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When looking into statistics for weather data I'm given, usually I get mean, P10, P50 and P90. I would like to name the Pxs in a more friendly way, for the sake of reporting to non-technical people.

In my particular case, the higher percentiles are bad deal - higher weather will imply more costs due to downtime. So after defining clearly what it means statistically, I just give P90 the name "risk" and use that in the text.

Now, how would you call P10? Things like "opportunity" or "profit" come to my mind but I don't really like them in this context.

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I advise very strongly against this.

First, if you give the name risk to P90 you are using a very general name, already in broad use in the statistical sciences, for a very specific term.

What then do you call "risk"? You are flying against a mighty wind: it is already a common word with a relevant meaning. People already understand risk broadly even if they are not well informed quantitatively: for example, people may get the relative risks of being shot by small children compared with being shot by terrorists the wrong way round.

Second, this seems too pessimistic. Many people understand 10, 50, 90%, so use those ideas directly. Showing a graph and using a simple numeric example to illustrate are obvious possibilities.

Third, but also important, better informed people will just be puzzled by your not using standard terms. I am an example: I use meteorological and climatological data and am not a statistician, but I understand mean and quantiles.

Whatever you do, some people won't understand, but inventing non-standard terminology (or adopting new meanings for standard terms or common words) isn't the way out.

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    $\begingroup$ I see your point and I like the idea of not underestimating people's understanding. I'll stick to 10, 50 and 90 percentile. It's short and fits well within the text. In the definitions, a brief explanation will be given anyway. $\endgroup$ – Raf Dec 5 '17 at 9:47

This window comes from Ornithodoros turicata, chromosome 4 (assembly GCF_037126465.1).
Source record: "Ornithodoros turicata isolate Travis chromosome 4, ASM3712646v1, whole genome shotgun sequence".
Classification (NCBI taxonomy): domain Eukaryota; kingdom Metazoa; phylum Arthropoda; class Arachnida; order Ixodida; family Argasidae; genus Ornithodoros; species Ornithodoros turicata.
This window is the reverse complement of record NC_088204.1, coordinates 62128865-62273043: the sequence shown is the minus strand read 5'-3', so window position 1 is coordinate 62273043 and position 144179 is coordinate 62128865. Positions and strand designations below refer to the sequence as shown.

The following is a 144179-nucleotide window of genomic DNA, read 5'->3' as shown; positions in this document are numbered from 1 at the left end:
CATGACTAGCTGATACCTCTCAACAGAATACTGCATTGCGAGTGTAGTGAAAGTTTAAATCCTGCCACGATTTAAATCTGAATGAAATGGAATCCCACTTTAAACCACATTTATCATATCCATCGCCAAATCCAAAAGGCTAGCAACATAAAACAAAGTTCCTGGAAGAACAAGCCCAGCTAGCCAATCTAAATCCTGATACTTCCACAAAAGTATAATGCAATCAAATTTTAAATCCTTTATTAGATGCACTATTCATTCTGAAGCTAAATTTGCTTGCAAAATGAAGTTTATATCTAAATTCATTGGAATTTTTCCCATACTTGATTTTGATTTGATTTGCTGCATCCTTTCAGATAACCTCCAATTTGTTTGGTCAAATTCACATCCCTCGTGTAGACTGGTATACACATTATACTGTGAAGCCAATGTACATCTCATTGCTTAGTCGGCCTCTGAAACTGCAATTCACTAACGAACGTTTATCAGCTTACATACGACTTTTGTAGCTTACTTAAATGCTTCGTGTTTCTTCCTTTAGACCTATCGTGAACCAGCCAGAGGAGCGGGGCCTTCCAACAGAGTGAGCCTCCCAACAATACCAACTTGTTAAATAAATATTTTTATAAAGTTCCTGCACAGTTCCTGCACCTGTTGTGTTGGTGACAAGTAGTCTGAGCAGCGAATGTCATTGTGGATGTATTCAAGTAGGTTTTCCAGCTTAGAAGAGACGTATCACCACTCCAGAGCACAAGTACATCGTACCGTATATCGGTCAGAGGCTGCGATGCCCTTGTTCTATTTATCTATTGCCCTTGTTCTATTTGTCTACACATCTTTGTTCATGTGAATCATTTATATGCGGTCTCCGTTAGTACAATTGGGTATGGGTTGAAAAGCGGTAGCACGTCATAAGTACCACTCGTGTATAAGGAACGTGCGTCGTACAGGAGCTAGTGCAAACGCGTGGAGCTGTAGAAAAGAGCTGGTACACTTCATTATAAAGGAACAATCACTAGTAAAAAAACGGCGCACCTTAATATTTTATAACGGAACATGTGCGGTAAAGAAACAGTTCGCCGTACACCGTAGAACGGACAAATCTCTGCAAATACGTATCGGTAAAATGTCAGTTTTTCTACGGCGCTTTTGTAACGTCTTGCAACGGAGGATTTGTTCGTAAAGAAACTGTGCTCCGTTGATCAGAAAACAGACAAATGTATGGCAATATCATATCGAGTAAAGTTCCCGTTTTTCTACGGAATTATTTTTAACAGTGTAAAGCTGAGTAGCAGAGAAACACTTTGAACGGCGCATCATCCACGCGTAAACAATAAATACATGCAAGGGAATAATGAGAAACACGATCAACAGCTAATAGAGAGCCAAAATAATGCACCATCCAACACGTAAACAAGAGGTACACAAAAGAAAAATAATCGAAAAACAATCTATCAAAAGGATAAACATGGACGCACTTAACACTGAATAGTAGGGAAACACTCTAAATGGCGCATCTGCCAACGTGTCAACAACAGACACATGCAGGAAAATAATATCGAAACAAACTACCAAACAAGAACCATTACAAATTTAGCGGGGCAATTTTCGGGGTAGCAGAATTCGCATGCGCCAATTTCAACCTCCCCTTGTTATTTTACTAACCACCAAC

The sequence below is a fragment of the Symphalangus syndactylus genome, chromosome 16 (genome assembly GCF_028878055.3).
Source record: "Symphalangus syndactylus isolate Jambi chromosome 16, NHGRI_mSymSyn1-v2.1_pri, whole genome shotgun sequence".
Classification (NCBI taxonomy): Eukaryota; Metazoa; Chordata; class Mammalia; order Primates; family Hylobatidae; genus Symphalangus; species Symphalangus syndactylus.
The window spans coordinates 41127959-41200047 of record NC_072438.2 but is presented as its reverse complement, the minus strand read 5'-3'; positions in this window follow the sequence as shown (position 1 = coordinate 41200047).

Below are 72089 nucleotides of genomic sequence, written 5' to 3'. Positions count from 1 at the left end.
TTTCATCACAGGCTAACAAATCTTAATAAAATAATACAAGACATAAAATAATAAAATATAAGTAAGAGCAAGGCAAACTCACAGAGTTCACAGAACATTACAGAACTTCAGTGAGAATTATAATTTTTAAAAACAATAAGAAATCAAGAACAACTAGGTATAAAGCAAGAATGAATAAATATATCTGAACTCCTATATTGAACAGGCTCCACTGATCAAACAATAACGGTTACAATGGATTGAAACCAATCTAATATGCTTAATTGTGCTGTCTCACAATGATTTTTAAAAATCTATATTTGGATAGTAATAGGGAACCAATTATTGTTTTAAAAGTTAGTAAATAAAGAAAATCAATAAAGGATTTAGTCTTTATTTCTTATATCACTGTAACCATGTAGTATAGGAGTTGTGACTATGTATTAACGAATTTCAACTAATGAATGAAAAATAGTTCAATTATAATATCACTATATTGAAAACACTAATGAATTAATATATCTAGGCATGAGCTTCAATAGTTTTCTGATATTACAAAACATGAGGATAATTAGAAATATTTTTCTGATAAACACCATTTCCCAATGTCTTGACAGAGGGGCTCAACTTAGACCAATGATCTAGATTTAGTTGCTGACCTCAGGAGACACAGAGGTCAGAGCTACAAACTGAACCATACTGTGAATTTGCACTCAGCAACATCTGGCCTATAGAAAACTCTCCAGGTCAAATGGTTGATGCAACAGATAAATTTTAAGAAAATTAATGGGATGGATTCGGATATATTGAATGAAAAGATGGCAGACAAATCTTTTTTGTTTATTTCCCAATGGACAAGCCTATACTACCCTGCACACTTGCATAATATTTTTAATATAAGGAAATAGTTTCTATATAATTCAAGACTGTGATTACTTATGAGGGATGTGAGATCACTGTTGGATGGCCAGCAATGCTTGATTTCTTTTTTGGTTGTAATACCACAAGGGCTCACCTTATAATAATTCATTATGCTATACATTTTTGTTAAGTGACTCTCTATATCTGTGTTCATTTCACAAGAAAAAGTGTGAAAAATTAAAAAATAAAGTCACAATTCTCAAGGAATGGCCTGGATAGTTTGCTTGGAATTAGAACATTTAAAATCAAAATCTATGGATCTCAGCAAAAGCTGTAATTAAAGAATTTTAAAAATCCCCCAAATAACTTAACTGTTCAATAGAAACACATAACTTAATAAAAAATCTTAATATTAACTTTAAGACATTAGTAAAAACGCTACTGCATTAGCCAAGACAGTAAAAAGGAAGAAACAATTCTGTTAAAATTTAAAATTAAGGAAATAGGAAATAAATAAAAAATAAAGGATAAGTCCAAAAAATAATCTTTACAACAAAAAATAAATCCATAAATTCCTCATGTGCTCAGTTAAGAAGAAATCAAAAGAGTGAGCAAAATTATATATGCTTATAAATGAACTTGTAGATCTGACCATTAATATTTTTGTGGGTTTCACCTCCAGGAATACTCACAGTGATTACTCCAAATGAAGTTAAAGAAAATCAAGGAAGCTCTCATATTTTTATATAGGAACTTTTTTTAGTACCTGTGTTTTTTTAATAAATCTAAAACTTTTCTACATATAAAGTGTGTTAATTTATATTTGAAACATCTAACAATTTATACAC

• $\begingroup$ "People already understand risk broadly even if they are not well informed quantitatively" Not so sure about that one. Quants often use risk to denote a higher standard deviation (=more chances to lose but also more chances to win) whereas in everyday life, we use the term risk to describe situations where there is some chance of losing without necessarily associated chances of winning. I agree though that relabeling P90 as risk is a bad idea, it will add to the existing confusion. $\endgroup$ – David Ernst Dec 5 '17 at 12:49
  • $\begingroup$ @DavidErnst I agree: across disciplines and groups "risk" doesn't mean exactly the same thing. People in finance are welcome to the ugly word "quant" and I suppose they mostly need to be understood by each other.... In this context people, as identified by the OP, means "non-technical people" being exposed to environmental data. Even in that area lower percentiles can signal major problems: a low temperature or a low rainfall or a low windspeed can mean transport problems, crop failures, less energy, etc. so I don't quite agree with the OP's characterisation either. $\endgroup$ – Nick Cox Dec 5 '17 at 13:10
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    $\begingroup$ @NickCox just to add context, my concern is extreme wave heights and marine transportation. So extreme low values are not a problem. Usually P50 is used for planning and budget. So if weather is good, i.e., no large waves, there's no downtime and the opportunity to increase profit. But if a storm hit, the bill will not be small. So P90 is always bad and imply in loss of profit, while P10 is always good. But anyway, I agree with you and as mentioned will stick to Pn in the reports. If that is not clear to someone, they're welcome to ask =) $\endgroup$ – Raf Dec 7 '17 at 10:39

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